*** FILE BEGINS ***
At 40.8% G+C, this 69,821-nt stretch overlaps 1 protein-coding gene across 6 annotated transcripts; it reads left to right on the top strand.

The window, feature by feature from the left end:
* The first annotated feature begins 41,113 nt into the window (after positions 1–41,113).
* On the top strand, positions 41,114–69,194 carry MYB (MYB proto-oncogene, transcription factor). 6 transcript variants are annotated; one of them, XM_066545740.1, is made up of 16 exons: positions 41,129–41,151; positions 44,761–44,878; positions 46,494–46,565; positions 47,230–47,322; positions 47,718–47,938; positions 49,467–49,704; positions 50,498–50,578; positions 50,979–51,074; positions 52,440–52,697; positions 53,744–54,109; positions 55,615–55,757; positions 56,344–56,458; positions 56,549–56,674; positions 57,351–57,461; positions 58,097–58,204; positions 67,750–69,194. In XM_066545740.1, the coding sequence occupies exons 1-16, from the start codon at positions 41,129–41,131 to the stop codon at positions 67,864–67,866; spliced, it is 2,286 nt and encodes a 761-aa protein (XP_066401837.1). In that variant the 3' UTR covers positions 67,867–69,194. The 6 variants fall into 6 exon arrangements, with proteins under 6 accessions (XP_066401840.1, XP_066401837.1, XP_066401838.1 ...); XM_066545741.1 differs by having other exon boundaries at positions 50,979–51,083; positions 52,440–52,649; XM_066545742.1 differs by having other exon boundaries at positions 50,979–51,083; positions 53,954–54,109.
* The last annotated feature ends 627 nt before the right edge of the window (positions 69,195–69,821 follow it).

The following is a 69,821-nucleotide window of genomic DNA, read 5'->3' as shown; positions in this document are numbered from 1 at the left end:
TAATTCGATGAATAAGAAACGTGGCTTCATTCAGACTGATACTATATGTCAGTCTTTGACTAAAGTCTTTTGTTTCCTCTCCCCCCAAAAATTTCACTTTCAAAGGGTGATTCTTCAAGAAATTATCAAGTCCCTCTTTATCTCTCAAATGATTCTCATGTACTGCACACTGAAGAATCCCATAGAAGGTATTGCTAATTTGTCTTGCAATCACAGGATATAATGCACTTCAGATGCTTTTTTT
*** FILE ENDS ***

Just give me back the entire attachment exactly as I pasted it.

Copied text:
At 40.8% G+C, this 69,821-nt stretch overlaps 1 protein-coding gene across 6 annotated transcripts; it reads left to right on the top strand.

The window, feature by feature from the left end:
* The first annotated feature begins 41,113 nt into the window (after positions 1–41,113).
* On the top strand, positions 41,114–69,194 carry MYB (MYB proto-oncogene, transcription factor). 6 transcript variants are annotated; one of them, XM_066545740.1, is made up of 16 exons: positions 41,129–41,151; positions 44,761–44,878; positions 46,494–46,565; positions 47,230–47,322; positions 47,718–47,938; positions 49,467–49,704; positions 50,498–50,578; positions 50,979–51,074; positions 52,440–52,697; positions 53,744–54,109; positions 55,615–55,757; positions 56,344–56,458; positions 56,549–56,674; positions 57,351–57,461; positions 58,097–58,204; positions 67,750–69,194. In XM_066545740.1, the coding sequence occupies exons 1-16, from the start codon at positions 41,129–41,131 to the stop codon at positions 67,864–67,866; spliced, it is 2,286 nt and encodes a 761-aa protein (XP_066401837.1). In that variant the 3' UTR covers positions 67,867–69,194. The 6 variants fall into 6 exon arrangements, with proteins under 6 accessions (XP_066401840.1, XP_066401837.1, XP_066401838.1 ...); XM_066545741.1 differs by having other exon boundaries at positions 50,979–51,083; positions 52,440–52,649; XM_066545742.1 differs by having other exon boundaries at positions 50,979–51,083; positions 53,954–54,109.
* The last annotated feature ends 627 nt before the right edge of the window (positions 69,195–69,821 follow it).

The following is a 69,821-nucleotide window of genomic DNA, read 5'->3' as shown; positions in this document are numbered from 1 at the left end:
TAATTCGATGAATAAGAAACGTGGCTTCATTCAGACTGATACTATATGTCAGTCTTTGACTAAAGTCTTTTGTTTCCTCTCCCCCCAAAAATTTCACTTTCAAAGGGTGATTCTTCAAGAAATTATCAAGTCCCTCTTTATCTCTCAAATGATTCTCATGTACTGCACACTGAAGAATCCCATAGAAGGTATTGCTAATTTGTCTTGCAATCACAGGATATAATGCACTTCAGATGCTTTTTTT